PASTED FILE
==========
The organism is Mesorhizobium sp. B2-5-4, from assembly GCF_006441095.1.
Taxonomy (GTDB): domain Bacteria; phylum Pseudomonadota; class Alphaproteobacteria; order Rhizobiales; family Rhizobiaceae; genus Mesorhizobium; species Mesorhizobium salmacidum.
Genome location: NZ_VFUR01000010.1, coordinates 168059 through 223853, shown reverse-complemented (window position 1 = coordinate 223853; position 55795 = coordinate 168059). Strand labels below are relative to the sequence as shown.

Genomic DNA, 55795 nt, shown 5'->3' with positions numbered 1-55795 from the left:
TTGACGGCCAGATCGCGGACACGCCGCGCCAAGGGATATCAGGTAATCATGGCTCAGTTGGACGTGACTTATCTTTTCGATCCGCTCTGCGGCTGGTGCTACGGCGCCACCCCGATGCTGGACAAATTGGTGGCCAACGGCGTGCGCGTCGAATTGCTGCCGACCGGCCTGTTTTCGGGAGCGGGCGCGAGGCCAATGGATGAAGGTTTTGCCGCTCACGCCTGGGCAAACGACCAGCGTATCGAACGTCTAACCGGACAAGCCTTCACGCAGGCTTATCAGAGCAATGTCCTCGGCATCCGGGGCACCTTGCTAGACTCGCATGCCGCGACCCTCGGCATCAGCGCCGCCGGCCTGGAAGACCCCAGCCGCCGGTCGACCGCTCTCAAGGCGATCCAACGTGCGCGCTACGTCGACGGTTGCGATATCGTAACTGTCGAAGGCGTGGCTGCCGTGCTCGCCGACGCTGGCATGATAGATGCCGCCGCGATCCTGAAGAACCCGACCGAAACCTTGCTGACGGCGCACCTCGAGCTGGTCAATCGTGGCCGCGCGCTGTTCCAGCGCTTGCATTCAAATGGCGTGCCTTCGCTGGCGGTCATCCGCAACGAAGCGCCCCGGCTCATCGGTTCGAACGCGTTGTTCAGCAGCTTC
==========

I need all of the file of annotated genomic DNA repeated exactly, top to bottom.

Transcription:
The organism is Mesorhizobium sp. B2-5-4, from assembly GCF_006441095.1.
Taxonomy (GTDB): domain Bacteria; phylum Pseudomonadota; class Alphaproteobacteria; order Rhizobiales; family Rhizobiaceae; genus Mesorhizobium; species Mesorhizobium salmacidum.
Genome location: NZ_VFUR01000010.1, coordinates 168059 through 223853, shown reverse-complemented (window position 1 = coordinate 223853; position 55795 = coordinate 168059). Strand labels below are relative to the sequence as shown.

Genomic DNA, 55795 nt, shown 5'->3' with positions numbered 1-55795 from the left:
TTGACGGCCAGATCGCGGACACGCCGCGCCAAGGGATATCAGGTAATCATGGCTCAGTTGGACGTGACTTATCTTTTCGATCCGCTCTGCGGCTGGTGCTACGGCGCCACCCCGATGCTGGACAAATTGGTGGCCAACGGCGTGCGCGTCGAATTGCTGCCGACCGGCCTGTTTTCGGGAGCGGGCGCGAGGCCAATGGATGAAGGTTTTGCCGCTCACGCCTGGGCAAACGACCAGCGTATCGAACGTCTAACCGGACAAGCCTTCACGCAGGCTTATCAGAGCAATGTCCTCGGCATCCGGGGCACCTTGCTAGACTCGCATGCCGCGACCCTCGGCATCAGCGCCGCCGGCCTGGAAGACCCCAGCCGCCGGTCGACCGCTCTCAAGGCGATCCAACGTGCGCGCTACGTCGACGGTTGCGATATCGTAACTGTCGAAGGCGTGGCTGCCGTGCTCGCCGACGCTGGCATGATAGATGCCGCCGCGATCCTGAAGAACCCGACCGAAACCTTGCTGACGGCGCACCTCGAGCTGGTCAATCGTGGCCGCGCGCTGTTCCAGCGCTTGCATTCAAATGGCGTGCCTTCGCTGGCGGTCATCCGCAACGAAGCGCCCCGGCTCATCGGTTCGAACGCGTTGTTCAGCAGCTTC